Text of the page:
Peggy Lee, born Norma Deloris Egstrom in Jamestown, North Dakota, began singing for local radio stations when she was still in her teens and joined Benny Goodmans band in 1941, when she was 21. She stayed with Goodman for two years and married the bands guitarist, Dave Barbour, with whom she would write a number of songs, including "Maņana," a number-one hit for her in 1948. Ms. Lee spent much of recording career with Capitol Records, which has joined with Collectors Choice to release several of her titles from their catalog.
The gem of the series is The Lost 40s & 50s Capitol Masters, two CDs of recordings Lee made for Capitol from 1944 through 1952. "Aint Goin No Place" opens disc one with the singer showing a slight Billie Holiday influence. On most of the tracks on both discs, Barbour and his orchestra accompany Lee in a variety of settings, and they never falter. Neither does she, whether singing sweet ballads or swinging jazz tunes. Disc two features arrangements by Pete Rugolo, Billy May, and Sid Feller, and Lee shows a sure command of the jazz and pop idioms. The later recordings have livelier sound quality, but The Lost 40s & 50s Capitol Masters is cleanly mastered throughout.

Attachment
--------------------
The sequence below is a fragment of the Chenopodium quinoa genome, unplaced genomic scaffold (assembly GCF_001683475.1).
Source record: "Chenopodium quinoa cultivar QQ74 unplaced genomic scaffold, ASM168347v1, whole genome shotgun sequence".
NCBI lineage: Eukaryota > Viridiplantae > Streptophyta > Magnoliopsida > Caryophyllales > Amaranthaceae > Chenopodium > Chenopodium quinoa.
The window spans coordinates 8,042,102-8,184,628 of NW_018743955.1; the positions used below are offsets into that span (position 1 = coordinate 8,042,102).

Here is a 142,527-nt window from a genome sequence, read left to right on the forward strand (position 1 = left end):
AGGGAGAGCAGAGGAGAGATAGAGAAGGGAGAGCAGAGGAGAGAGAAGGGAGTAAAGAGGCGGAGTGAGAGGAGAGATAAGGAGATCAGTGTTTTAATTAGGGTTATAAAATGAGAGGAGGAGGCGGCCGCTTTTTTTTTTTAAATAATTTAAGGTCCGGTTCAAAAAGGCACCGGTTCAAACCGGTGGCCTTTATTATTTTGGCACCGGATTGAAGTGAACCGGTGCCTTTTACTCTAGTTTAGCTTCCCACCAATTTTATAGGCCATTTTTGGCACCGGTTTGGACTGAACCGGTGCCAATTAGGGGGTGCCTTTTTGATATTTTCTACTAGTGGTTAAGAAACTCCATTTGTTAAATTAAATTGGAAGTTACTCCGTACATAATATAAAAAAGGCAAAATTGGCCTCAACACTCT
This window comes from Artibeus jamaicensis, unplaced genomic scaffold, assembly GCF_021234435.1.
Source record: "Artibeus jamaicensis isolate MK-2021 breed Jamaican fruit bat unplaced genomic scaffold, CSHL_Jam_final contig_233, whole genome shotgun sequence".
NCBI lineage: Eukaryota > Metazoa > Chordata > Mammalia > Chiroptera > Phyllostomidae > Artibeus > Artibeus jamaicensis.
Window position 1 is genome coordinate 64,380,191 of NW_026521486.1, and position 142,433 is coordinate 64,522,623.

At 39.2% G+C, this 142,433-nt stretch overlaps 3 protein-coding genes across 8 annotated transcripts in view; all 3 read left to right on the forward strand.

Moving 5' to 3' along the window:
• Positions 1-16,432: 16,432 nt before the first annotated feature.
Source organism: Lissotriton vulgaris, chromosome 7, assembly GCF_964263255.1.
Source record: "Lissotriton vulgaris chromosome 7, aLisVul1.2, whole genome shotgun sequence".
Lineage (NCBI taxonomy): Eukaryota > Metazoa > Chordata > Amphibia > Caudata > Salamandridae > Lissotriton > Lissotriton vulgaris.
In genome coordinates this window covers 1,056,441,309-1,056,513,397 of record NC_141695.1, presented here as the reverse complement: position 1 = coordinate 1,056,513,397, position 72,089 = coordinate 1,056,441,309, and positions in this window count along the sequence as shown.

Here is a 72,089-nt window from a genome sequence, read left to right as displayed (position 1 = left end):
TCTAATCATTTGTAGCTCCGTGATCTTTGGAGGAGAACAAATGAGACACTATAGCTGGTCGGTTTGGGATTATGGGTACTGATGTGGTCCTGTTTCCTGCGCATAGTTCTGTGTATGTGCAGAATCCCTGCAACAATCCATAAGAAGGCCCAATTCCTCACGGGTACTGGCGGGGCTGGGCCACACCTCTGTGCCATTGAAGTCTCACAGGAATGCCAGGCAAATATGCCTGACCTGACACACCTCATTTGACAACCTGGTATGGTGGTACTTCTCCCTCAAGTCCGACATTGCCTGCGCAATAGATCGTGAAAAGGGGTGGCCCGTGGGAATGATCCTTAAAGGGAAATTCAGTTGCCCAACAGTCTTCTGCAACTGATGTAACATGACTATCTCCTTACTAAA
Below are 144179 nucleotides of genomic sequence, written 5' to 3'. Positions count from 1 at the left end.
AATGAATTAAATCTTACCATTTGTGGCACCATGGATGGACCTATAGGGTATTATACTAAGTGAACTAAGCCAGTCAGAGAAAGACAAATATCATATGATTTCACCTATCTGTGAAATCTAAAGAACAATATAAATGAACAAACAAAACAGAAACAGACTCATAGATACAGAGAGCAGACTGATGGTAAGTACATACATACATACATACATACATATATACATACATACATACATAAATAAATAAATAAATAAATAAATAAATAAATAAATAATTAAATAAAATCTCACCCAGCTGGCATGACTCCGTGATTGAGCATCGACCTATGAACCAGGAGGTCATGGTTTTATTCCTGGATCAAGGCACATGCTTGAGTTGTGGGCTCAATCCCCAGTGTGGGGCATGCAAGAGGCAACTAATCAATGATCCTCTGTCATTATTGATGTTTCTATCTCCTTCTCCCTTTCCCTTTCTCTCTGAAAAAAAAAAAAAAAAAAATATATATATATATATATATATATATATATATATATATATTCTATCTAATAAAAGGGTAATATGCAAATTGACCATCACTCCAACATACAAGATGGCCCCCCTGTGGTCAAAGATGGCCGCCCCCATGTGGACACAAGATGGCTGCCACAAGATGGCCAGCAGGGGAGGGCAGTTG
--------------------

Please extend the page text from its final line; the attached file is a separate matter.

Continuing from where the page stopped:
In 1960, Capitol gathered together 12 tracks, most of them singles Lee had released in the previous two years, for All Aglow Again! The album opens with Little Willie Johns classic "Fever," which is Lee's classic as well. The remaining tracks (to which the reissue producers add six from the same time period), show the full range of Lees talents. Some occasional distortion betrays the age of the master tapes, but the remastering is generally vibrant.
Two more reissues in this series include two titles each. One couples Then was Then, Now is Now from 1965 with Bridge Over Troubled Water from 1970. The first is classic Lee, the second an uneven attempt to update her. Two other recordings from the early '70s, Make It With You and Where Did They Go, are attempts to pitch the singer to a light-rock audience. Stick with the classics.
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